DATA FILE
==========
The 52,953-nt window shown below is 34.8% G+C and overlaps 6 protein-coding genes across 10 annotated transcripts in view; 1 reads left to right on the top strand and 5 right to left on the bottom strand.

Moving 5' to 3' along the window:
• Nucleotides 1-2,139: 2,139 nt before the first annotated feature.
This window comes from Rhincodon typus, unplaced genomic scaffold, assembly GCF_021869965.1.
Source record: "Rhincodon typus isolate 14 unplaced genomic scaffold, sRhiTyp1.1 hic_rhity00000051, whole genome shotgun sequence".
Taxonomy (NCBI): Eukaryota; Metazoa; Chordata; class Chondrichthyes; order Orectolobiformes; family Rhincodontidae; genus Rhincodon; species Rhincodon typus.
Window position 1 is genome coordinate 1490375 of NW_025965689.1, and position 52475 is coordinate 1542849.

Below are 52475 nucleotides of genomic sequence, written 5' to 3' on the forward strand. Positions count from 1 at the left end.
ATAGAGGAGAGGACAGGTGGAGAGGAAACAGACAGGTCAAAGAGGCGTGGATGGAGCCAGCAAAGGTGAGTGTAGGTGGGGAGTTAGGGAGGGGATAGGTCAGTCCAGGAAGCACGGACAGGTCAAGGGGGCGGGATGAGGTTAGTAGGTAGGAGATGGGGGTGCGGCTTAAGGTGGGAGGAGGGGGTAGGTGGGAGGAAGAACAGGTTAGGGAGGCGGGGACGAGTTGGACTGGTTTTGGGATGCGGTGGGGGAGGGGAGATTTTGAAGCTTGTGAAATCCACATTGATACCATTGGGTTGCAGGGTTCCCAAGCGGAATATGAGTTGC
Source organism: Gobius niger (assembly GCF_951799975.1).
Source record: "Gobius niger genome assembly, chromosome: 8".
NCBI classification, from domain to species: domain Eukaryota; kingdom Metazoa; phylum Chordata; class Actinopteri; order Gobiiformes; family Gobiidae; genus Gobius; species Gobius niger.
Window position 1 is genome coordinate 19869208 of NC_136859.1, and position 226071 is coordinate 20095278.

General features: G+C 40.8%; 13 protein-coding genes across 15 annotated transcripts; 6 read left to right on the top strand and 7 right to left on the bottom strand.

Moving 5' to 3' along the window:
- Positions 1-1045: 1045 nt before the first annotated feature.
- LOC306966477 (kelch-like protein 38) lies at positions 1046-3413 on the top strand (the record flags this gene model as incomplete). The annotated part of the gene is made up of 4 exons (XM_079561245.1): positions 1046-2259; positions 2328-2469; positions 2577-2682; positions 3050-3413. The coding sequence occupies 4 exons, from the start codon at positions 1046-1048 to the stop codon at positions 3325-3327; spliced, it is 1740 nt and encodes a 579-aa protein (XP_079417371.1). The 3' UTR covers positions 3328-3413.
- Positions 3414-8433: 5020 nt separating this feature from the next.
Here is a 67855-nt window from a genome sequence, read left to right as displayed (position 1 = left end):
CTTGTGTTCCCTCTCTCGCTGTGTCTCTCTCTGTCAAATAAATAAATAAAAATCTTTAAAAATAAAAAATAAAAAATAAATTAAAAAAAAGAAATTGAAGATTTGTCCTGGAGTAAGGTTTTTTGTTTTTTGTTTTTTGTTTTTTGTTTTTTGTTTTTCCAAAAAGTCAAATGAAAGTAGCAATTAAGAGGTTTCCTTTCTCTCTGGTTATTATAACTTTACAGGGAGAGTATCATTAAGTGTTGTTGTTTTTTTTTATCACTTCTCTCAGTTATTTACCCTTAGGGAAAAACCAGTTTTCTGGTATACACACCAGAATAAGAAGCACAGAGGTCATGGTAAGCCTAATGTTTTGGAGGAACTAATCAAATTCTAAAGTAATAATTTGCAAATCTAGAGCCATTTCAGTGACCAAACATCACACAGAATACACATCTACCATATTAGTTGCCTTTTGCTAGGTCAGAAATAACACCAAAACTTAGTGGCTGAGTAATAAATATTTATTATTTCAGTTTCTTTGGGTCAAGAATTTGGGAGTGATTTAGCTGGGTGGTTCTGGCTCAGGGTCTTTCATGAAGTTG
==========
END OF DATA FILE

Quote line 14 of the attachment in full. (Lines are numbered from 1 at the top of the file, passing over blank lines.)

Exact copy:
General features: G+C 40.8%; 13 protein-coding genes across 15 annotated transcripts; 6 read left to right on the top strand and 7 right to left on the bottom strand.